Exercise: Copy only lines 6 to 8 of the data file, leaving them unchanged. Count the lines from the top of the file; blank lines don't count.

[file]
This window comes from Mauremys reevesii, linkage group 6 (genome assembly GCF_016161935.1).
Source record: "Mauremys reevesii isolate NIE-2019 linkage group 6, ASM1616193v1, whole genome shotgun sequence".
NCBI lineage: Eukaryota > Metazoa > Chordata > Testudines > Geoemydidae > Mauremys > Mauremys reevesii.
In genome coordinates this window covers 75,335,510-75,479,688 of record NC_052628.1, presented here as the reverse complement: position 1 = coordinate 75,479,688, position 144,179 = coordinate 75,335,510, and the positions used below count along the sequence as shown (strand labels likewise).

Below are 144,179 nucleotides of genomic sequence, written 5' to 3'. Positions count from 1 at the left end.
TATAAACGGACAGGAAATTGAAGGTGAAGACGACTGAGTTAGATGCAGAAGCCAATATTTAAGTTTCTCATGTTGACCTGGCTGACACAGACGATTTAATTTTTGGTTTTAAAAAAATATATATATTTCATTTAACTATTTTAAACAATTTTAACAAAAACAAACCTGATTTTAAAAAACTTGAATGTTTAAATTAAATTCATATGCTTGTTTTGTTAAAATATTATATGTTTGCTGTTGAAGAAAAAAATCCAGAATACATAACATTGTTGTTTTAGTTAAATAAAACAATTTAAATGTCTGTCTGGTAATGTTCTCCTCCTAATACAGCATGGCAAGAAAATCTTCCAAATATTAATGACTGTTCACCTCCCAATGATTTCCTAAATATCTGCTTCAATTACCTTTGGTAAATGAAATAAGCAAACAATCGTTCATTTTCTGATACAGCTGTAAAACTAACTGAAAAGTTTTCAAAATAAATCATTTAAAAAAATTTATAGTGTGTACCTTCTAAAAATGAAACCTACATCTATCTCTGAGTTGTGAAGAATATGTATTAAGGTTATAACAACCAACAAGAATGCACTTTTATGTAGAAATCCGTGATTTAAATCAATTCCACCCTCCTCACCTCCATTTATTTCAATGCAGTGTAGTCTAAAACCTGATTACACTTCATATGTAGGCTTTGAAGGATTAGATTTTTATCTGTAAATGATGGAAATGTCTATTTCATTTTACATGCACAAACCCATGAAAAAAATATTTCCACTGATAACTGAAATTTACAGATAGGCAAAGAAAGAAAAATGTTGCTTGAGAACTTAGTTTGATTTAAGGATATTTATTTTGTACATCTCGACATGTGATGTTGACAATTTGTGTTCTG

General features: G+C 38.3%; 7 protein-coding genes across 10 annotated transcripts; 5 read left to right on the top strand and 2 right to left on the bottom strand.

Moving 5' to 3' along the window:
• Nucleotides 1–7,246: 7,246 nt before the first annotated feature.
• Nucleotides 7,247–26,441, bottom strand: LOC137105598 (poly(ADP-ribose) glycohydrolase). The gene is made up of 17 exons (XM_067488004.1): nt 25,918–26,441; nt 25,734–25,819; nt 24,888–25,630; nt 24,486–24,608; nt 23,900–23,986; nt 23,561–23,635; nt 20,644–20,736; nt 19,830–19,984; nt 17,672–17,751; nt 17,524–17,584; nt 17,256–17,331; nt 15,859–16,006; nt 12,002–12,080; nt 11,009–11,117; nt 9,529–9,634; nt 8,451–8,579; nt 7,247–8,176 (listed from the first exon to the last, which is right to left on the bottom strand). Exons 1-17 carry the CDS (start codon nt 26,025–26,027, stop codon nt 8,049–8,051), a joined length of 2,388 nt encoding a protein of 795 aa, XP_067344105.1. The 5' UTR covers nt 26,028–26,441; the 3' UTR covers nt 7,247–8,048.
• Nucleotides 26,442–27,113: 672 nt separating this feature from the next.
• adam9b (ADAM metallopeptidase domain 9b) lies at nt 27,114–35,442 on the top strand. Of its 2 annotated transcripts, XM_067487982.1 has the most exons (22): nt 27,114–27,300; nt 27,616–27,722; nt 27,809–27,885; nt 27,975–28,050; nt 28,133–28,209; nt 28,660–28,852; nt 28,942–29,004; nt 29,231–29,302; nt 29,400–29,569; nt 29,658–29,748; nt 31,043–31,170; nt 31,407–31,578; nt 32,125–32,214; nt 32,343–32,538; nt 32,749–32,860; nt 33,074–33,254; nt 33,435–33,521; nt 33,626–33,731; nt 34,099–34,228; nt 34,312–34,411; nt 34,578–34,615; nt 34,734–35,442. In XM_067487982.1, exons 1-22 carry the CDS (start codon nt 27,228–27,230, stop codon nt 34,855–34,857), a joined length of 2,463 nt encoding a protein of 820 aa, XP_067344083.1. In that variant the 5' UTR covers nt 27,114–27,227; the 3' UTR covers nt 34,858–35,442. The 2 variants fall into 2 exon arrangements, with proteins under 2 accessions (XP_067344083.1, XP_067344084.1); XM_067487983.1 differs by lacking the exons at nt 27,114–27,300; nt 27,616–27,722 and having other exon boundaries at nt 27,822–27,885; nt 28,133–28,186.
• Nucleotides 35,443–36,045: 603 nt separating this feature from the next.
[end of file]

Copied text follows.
TATAAACGGACAGGAAATTGAAGGTGAAGACGACTGAGTTAGATGCAGAAGCCAATATTTAAGTTTCTCATGTTGACCTGGCTGACACAGACGATTTAATTTTTGGTTTTAAAAAAATATATATATTTCATTTAACTATTTTAAACAATTTTAACAAAAACAAACCTGATTTTAAAAAACTTGAATGTTTAAATTAAATTCATATGCTTGTTTTGTTAAAATATTATATGTTTGCTGTTGAAGAAAAAAATCCAGAATACATAACATTGTTGTTTTAGTTAAATAAAACAATTTAAATGTCTGTCTGGTAATGTTCTCCTCCTAATACAGCATGGCAAGAAAATCTTCCAAATATTAATGACTGTTCACCTCCCAATGATTTCCTAAATATCTGCTTCAATTACCTTTGGTAAATGAAATAAGCAAACAATCGTTCATTTTCTGATACAGCTGTAAAACTAACTGAAAAGTTTTCAAAATAAATCATTTAAAAAAATTTATAGTGTGTACCTTCTAAAAATGAAACCTACATCTATCTCTGAGTTGTGAAGAATATGTATTAAGGTTATAACAACCAACAAGAATGCACTTTTATGTAGAAATCCGTGATTTAAATCAATTCCACCCTCCTCACCTCCATTTATTTCAATGCAGTGTAGTCTAAAACCTGATTACACTTCATATGTAGGCTTTGAAGGATTAGATTTTTATCTGTAAATGATGGAAATGTCTATTTCATTTTACATGCACAAACCCATGAAAAAAATATTTCCACTGATAACTGAAATTTACAGATAGGCAAAGAAAGAAAAATGTTGCTTGAGAACTTAGTTTGATTTAAGGATATTTATTTTGTACATCTCGACATGTGATGTTGACAATTTGTGTTCTG

General features: G+C 38.3%; 7 protein-coding genes across 10 annotated transcripts; 5 read left to right on the top strand and 2 right to left on the bottom strand.

Moving 5' to 3' along the window: